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The Russian-originated Mydoom e-mail worm spread faster in its first 24 hours than last year’s Soibig.F virus, e-mail security firm MessageLabs says. Keynote Systems says Mydoom’s effect on web site performance appears to have peaked yesterday.
If retailers are finding customers skittish about opening their e-mail these days, blame it on the Mydoom worm. That worm, which e-mail security provider MessageLabs says originated in Russia, spread faster in its first 24 hours than last year’s Soibig.F virus, infecting 1 in 12 e-mail messages, MessageLabs reports. The Mydoom e-mail worm is also known as Novarg.
Internet performance monitoring company Keynote Systems Inc. notes that Mydoom’s effect on web site performance appears to have peaked yesterday.
MessageLabs says it first intercepted the Mydoom worm at 8 a.m. Eastern Time yesterday and that within 24 hours it had stopped more than 1.2 million copies of the virus while recording a peak infection rate of 1 in 12 e-mail messages. By contrast, it says, it stopped 1 million copies of the Sobig.F virus within its first day last year and recorded a peak infection rate of 1 in 17 e-mails.
“With a text file icon instead of graphics that lead people to believe it is innocuous, this virus appears to have hit a sweet spot in execution and propagation,” says Mark Sunner, CTO at MessageLabs. “Its success and back-door Trojan component could further increase the prevalence of open proxies for nefarious purposes."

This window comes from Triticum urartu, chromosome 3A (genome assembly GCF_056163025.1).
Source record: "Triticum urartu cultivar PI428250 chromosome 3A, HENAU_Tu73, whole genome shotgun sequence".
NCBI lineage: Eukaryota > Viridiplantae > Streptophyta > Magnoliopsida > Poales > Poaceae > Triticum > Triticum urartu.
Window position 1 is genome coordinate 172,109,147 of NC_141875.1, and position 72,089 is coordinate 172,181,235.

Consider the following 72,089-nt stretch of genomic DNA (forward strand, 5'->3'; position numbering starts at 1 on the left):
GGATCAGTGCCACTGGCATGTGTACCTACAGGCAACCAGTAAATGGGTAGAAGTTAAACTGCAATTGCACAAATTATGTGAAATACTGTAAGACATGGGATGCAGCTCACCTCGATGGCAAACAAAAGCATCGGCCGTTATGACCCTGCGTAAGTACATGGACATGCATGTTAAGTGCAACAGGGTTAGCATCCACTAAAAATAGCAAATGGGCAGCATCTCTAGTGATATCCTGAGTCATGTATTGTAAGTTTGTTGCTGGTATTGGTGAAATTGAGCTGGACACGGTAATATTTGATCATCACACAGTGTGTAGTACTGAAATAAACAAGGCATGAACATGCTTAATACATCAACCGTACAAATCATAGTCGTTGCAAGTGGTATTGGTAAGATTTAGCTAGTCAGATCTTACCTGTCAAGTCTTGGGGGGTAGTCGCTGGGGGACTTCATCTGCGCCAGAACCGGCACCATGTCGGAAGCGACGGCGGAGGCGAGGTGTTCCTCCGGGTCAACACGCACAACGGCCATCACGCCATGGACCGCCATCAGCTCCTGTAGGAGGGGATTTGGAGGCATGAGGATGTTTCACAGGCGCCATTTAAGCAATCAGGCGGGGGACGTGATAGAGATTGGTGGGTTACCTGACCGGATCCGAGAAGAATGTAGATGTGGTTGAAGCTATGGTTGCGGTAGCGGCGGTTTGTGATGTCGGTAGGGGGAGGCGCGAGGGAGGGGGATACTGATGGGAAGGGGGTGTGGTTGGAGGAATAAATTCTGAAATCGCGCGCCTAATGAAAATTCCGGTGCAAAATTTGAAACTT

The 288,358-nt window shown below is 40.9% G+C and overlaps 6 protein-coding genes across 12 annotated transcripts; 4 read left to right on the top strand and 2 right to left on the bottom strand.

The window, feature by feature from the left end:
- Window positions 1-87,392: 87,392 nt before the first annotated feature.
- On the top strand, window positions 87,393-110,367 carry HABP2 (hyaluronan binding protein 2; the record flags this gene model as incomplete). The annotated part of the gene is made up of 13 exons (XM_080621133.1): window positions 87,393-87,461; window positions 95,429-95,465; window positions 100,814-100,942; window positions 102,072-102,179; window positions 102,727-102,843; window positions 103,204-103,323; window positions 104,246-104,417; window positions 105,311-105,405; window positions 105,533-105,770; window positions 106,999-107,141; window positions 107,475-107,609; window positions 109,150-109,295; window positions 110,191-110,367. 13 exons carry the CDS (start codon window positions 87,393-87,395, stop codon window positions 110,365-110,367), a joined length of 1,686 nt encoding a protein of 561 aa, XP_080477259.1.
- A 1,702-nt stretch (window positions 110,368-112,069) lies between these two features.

MessageLabs notes that Mydoom is a mass-mailing worm that attempts to spread via e-mail and by copying itself to any available shared directories used by Kazaa, the music file-sharing service. The worm harvests addresses from infected machines and targets files with the following extensions: .wab, .adb, .tbb, .dbx, .asp, .php, .sht, .htm, .txt.
Keynote reports that Mydoom’s worst impact on site performance occurred yesterday, when the average home page download time for the 40 web sites in its Keynote Business 40 Internet Performance Index reached 4 seconds, compared to the more common range of 2-3 seconds. The average download had dropped to 3.2 seconds early this morning, but sites in the index began to show delays of up to 3.9 seconds by late morning, Keynote says.
In addition, Keynote says that the average number of pages available for the sites in the index dropped to 90% yesterday, compared to a usual availability of about 95%, but that availability began to rise again today.